Removal of norovirus from water by coagulation, flocculation and sedimentation processes

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Courtesy of IWA Publishing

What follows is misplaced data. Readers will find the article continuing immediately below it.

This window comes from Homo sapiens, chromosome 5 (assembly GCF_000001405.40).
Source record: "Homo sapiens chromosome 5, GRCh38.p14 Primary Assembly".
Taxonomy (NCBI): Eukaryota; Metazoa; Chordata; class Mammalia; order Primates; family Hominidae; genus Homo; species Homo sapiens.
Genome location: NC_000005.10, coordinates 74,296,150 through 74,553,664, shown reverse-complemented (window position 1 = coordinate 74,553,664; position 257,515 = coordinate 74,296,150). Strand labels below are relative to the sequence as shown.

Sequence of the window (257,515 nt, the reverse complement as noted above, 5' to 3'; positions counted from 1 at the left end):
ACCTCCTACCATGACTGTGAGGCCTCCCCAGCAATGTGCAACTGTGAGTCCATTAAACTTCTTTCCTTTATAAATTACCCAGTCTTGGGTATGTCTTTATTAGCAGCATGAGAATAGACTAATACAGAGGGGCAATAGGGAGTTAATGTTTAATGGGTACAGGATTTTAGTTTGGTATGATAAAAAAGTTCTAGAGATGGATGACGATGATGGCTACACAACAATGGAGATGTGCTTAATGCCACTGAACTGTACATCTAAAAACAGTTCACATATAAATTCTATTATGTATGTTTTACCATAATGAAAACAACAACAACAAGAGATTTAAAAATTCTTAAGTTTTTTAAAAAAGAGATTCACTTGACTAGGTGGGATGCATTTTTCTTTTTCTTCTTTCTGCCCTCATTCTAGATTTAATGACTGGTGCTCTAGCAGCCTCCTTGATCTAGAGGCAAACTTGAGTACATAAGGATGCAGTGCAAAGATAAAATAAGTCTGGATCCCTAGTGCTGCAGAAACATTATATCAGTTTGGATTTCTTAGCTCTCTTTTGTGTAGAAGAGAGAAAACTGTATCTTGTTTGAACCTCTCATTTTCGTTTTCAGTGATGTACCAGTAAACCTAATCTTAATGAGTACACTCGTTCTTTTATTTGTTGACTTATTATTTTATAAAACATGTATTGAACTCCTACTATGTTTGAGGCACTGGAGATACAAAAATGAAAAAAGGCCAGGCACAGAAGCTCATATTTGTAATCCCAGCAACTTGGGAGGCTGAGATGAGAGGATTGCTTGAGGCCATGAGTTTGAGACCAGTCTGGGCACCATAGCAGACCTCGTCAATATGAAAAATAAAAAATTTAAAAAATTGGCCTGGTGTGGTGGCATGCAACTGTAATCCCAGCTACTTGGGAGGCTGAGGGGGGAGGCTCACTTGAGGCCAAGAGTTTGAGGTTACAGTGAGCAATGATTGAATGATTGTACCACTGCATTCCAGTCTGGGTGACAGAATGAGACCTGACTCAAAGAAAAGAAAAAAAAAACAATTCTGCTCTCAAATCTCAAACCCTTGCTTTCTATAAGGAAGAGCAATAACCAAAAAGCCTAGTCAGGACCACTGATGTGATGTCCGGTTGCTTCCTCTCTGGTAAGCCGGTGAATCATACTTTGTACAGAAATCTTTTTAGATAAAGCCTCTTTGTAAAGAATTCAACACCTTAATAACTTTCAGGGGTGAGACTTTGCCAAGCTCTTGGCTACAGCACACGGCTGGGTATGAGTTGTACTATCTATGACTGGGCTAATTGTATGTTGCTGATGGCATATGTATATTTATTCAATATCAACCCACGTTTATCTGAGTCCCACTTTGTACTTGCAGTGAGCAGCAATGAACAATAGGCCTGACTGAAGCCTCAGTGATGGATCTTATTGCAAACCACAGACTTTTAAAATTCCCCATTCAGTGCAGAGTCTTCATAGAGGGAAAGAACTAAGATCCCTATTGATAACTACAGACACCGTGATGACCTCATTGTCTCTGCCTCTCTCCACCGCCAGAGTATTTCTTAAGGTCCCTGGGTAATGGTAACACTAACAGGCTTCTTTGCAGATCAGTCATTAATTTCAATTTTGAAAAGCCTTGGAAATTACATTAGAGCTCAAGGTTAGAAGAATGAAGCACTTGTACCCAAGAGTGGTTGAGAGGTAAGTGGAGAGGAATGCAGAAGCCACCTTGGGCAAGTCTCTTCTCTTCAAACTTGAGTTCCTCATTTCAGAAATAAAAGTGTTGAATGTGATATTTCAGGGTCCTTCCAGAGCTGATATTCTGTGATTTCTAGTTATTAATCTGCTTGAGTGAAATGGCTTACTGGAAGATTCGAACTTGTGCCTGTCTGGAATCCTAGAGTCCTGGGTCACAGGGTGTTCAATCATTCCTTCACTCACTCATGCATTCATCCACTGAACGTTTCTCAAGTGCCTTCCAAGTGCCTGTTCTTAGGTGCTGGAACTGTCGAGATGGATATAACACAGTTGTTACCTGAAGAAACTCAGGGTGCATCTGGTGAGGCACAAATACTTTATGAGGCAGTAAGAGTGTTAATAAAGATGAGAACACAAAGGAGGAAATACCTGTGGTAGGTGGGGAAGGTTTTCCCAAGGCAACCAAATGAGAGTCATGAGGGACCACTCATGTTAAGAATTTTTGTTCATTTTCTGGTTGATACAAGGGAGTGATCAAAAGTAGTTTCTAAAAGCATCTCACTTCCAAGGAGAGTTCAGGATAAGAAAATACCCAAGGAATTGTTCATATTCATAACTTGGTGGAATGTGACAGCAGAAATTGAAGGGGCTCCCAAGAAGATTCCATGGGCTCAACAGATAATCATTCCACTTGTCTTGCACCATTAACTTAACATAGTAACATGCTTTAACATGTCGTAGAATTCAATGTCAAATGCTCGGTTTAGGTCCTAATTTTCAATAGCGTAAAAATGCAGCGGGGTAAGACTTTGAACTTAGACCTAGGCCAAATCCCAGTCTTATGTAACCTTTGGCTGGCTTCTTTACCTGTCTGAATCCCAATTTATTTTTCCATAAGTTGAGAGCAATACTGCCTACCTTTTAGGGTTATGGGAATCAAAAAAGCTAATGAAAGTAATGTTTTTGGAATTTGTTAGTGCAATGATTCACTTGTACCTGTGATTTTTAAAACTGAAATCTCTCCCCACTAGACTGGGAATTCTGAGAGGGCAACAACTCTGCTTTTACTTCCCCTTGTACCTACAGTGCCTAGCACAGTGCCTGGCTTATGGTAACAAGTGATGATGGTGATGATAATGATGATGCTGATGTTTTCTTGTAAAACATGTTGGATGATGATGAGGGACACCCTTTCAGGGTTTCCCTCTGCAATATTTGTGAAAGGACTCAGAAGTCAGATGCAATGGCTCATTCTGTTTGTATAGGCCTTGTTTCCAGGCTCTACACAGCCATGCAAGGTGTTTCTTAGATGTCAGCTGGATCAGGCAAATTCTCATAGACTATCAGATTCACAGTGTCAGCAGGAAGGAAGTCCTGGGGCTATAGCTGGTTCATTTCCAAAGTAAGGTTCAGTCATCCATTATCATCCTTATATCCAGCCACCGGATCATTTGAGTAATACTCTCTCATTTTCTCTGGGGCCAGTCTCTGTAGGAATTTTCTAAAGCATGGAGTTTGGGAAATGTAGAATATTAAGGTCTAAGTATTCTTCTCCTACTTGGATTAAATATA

In this study, we determined the removal of a prototype human norovirus (Norwalk virus, NV) by bench-scale alum coagulation, flocculation and sedimentation processes using reverse transcriptase polymerase chain reaction (RT-PCR) for norovirus assays. After determining optimum conditions for the coagulation, flocculation and sedimentation processes in terms of turbidity reduction, jar tests were performed using the same waters seeded with test viruses. For comparison, two other important health-related viruses, poliovirus 1 (PV1) and coliphage MS2, were included in this study. The removal of NV by coagulation, flocculation and sedimentation processes based on RT-PCR assay in this study was 1.5 log10, which was similar to that of PV1 and a little lower than that of coliphage MS2 (2 log10) based on the same RT-PCR assay. The removal of NV in this study (1.5 log10) is considerably higher than the one in a recent study using recombinant norovirus virus-like particles (∼0.7 log10). Overall, the results of this study suggest that human noroviruses can be appreciably reduced by a properly-operated coagulation, flocculation and sedimentation processes and the contamination of drinking water by noroviruses should be controlled by conventional water treatment processes with conventional physico-chemical processes and disinfection.

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